Let MMYT Be Your Guide

Mitra Moves You Team transforms dreams into sustainable wealth through strategic home ownership and real estate investments.
There are so many things to consider when purchasing or selling any property, that it can be overwhelming. Let the experts at the Mitra Moves You Team be your guide. We take pride in helping our clients find the ideal property based on their unique requirements. And we’re just a click or phone call away. Call 416-832-9292.

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Ontario’s land transfer tax changes

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News feeds have been buzzing about changes in Ontario’s Land Transfer Tax. This is something that will have particular impact on first-time buyers and luxury homebuyers. It’s a bit of a good news/bad news scenario. Here, we will explain the changes so that when you purchase your home, taking ownership will be a smooth and happy experience.

What is the Ontario Land Transfer Tax?

This is the tax the government of Ontario charges the homebuyer. The Land Transfer Tax (LTT) is payable on the day the transfer of ownership is registered, in other words, on closing day.

What are the changes?

First-time Homebuyer’s Refund: As of January 1, 2017 qualified first-time homebuyers may be eligible for a refund on all or part of the Ontario Land Transfer Tax to a maximum of $4000 (this new change doubles the current maximum rebate of $2000). Essentially, this will allow first-time buyers to claim more of the purchase price of a home before incurring LTT costs.

In monetary terms, it means that qualifying purchasers would pay no LTT on the first $368,000 of the purchase cost of any eligible property. So if you’re a qualified, first-time homebuyer and you buy an eligible home for say, $350,000, you pay $0 in Ontario LTT.

To benefit from this refund, first-time homebuyers must meet specific eligibility requirements. The property to be purchased must also meet specific eligibility requirements. Click here to learn what those requirements are.

New Land Transfer Tax Rates for Homebuyers:

For all homebuyers (not first-time) making property purchases, Ontario has “modernized” the LTT rates which have not changed since 1989. As of January 1, 2017 the new tax rates will be:

  • 0.5 per cent up to and including $55,000 (no change);
  • 1 per cent above $55,000 up to and including $250,000 (no change);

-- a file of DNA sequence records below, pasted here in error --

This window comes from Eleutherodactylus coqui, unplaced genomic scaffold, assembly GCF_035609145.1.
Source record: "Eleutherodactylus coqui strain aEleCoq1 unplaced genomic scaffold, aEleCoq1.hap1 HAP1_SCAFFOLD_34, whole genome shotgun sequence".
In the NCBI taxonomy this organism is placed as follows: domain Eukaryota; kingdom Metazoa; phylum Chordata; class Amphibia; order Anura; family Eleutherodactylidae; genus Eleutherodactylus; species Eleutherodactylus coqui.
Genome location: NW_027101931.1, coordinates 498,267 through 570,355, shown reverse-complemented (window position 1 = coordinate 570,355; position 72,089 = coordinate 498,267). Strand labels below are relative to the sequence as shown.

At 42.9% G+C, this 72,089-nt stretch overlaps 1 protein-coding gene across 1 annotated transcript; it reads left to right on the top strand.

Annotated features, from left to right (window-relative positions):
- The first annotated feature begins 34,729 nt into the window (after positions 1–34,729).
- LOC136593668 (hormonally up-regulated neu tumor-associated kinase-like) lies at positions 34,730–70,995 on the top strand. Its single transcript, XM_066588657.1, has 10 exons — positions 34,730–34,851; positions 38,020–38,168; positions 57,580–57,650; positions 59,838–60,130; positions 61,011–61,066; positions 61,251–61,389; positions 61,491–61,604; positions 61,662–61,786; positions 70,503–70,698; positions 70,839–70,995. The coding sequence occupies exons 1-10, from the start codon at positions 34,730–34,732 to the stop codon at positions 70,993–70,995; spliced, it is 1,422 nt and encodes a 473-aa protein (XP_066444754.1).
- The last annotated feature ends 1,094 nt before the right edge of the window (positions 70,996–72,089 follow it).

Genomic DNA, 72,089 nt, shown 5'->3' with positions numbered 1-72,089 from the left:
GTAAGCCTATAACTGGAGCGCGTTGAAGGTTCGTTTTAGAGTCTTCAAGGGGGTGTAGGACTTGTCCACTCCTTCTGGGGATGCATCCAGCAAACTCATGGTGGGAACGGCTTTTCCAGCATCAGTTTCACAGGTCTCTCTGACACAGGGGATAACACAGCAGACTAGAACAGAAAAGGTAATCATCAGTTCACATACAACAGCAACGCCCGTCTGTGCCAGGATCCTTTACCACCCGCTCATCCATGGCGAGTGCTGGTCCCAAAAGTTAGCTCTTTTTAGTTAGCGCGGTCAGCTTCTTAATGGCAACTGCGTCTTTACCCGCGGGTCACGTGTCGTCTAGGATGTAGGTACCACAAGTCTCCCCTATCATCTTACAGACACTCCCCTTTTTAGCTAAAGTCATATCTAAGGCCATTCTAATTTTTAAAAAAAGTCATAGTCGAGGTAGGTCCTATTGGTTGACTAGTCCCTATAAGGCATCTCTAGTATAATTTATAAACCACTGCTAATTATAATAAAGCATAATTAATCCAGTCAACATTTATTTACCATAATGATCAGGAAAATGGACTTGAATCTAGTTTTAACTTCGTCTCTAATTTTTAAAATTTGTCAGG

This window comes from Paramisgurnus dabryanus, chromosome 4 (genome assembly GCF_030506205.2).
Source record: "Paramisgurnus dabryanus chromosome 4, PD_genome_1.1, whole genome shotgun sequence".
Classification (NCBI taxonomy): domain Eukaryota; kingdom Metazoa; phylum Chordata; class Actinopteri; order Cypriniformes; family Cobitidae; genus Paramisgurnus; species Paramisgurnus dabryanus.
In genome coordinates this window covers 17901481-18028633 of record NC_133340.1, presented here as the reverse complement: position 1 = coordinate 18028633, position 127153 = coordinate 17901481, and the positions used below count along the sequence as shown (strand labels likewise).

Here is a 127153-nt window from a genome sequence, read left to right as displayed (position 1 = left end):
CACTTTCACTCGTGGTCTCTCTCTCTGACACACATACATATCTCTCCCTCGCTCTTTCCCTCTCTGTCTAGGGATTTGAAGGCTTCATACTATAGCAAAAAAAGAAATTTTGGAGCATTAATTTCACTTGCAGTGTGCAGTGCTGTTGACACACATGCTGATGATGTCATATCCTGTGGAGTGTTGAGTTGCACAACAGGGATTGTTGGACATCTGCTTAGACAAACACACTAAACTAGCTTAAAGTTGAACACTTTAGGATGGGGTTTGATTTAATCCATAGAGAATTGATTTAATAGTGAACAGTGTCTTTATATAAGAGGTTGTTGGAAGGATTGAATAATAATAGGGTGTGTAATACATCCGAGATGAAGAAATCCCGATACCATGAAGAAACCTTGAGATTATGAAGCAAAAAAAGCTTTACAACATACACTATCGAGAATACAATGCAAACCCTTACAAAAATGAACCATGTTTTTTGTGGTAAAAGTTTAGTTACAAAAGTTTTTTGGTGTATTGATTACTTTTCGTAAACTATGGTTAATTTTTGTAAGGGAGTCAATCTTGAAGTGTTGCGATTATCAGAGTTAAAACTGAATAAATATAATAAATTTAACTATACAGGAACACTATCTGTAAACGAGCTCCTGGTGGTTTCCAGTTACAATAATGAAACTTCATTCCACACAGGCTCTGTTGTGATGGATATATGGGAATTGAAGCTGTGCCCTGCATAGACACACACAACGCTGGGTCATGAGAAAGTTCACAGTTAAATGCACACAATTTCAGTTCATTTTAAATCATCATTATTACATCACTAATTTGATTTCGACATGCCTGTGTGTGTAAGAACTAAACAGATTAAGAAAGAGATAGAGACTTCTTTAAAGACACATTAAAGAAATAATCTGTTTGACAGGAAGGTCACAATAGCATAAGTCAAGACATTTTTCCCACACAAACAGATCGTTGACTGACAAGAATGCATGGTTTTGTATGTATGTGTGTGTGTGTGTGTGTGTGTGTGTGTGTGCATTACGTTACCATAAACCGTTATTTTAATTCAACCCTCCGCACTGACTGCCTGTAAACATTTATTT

• 1.5 percent above $250,000 up to and including $400,000
  • 2 per cent above $400,000 up to and including $2,000,000
  • 2.5 percent above $2,000,000 and over (an increase of 0.5 percent)

Is that all the LTT homebuyers have to pay?

Unfortunately, the answer is no. Many local municipalities also charge LTT. For example, a home purchased in the city of Toronto is subject to the Municipal Land Transfer Tax. And like the Ontario LTT, it is due at the time of closing. The rates are similar to what Ontario charges. You can learn more here.

The City of Toronto does offer rebate opportunities for homebuyers including first-time buyers. To see if you are eligible for a City of Toronto LTT rebate, click here.

Wherever you are purchasing a home in Ontario, be sure to check if the municipality in which the home is located charges its own LTT. This will help you to be financially prepared and avoid any unpleasant surprises on the day of the property closing.

After all this, do homebuyers have to pay HST too?

The answer is a qualified ‘yes’. Homebuyers investing in a newly constructed home or one that has been significantly renovated are required to pay HST. However, HST does not apply to resale homes. The good news here is that buyers of new homes may receive a rebate of up to $24,000 of the provincial portion (8%) of the HST. To learn more, contact the Canada Revenue Agency at 1-800- 959-1953.

Still have questions?

When it comes to purchasing a home there is no doubt that knowledge is power. We strongly recommend that you visit the links below to learn more. After all, the more you know, the more prepared you will be to find the home you’ve always wanted.

We invite you to contact us with any questions or if you’d like to further discuss any of these changes. Would you like to stay informed with more valuable articles like this one? Please click here to sign up for our newsletter!